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Tanzania - Telecoms, Mobile, Broadband and Forecasts

Executive summary

Mobile broadband gains traction with operator investment

This annual report provides a comprehensive overview of trends and developments in Tanzania’s telecommunications market. Subjects covered include:

  • Key statistics;
  • Market and industry overviews;
  • Government policies affecting the telecoms industry;
  • Market liberalisation and regulatory issues;
  • Telecoms operators – privatisation, acquisitions, new licences;
  • Major players (fixed, mobile and broadband);
  • Infrastructure development;
  • Mobile voice and data markets, including 3G;
  • Internet development and pricing;
  • Broadband, including 3G mobile;
  • Convergence (voice/data, fixed/wireless/mobile).
  • Average Revenue per User (ARPU).

Tanzania’s economy has been showing solid growth rates of between 5% and 8% every year since 2000, despite the global economic crisis which has affected many economies since 2008. For the period 2013-2017, the International Monetary Fund predicts stable GDP growth at around 7% per annum.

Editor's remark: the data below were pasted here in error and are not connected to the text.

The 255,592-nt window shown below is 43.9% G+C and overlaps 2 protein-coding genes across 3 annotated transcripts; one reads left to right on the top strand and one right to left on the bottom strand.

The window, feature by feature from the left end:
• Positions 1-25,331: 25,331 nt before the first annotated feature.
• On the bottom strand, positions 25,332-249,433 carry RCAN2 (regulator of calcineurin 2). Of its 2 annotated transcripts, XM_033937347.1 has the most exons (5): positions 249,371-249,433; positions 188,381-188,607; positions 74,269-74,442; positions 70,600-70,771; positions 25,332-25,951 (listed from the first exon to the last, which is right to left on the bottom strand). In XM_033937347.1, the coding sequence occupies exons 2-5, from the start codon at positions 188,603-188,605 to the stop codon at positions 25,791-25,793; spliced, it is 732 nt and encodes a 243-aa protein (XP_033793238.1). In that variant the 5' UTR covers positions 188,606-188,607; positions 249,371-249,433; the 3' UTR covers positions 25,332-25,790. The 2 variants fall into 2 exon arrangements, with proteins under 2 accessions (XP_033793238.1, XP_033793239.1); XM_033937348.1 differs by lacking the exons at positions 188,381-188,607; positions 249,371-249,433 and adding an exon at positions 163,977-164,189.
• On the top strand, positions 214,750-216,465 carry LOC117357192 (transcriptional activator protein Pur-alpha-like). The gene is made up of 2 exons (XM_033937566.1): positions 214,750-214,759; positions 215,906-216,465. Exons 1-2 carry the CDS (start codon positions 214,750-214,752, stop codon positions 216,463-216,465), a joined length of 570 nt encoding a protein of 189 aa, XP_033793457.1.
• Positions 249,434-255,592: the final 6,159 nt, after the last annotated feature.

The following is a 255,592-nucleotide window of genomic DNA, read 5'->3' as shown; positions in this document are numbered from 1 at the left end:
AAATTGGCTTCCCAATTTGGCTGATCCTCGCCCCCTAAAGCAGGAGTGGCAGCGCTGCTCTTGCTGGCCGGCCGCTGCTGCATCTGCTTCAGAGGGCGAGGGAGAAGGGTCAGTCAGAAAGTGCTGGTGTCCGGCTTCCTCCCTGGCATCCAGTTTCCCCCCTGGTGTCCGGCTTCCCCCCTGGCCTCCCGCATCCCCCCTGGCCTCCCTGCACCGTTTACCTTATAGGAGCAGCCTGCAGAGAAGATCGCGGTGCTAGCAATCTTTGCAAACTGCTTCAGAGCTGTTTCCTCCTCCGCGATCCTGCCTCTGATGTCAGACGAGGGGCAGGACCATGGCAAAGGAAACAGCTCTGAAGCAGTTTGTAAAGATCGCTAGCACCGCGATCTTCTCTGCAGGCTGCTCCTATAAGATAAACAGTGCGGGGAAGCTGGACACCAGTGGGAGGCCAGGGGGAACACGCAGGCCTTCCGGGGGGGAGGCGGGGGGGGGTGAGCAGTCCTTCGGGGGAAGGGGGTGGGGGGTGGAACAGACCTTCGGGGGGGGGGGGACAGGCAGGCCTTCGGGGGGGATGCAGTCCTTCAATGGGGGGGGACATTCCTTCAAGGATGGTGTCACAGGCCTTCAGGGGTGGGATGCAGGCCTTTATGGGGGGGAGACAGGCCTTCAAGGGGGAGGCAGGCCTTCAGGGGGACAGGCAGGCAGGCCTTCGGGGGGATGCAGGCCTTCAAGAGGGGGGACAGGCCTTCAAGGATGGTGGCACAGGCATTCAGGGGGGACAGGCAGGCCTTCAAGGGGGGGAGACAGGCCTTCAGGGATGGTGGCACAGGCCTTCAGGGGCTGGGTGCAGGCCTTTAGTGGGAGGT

The government has actively embraced the principles of competition and a private sector including foreign participation as a means of rapidly advancing economic and social development. Policy reforms have led to the telecom sector becoming among the most liberal in Africa. However, high import tariffs on telecoms equipment and taxes on telephone facilities by various authorities are still placing a burden on investors and operators.

Tanzania has two fixed-line operators (TTCL and Zantel) and eight operational mobile networks, with four additional players licensed under a new converged regulatory regime. With four major operators – Vodacom, Bharti Airtel (formerly Zain), Tigo and Zantel – mobile penetration is approaching 70%, with annual subscriber growth of more than 20%. In recent years a price war among these players has adversely affected the smaller operators, which have suffered from customer churn.

The new converged licensing regime has brought a large number of new players into the market. The liberalisation of voice over internet protocol (VoIP) telephony as well as the introduction of third and fourth generation (3G, 4G) mobile services and wireless broadband networks is boosting the internet sector which has been hampered by the low level of development of the traditional fixed-line network.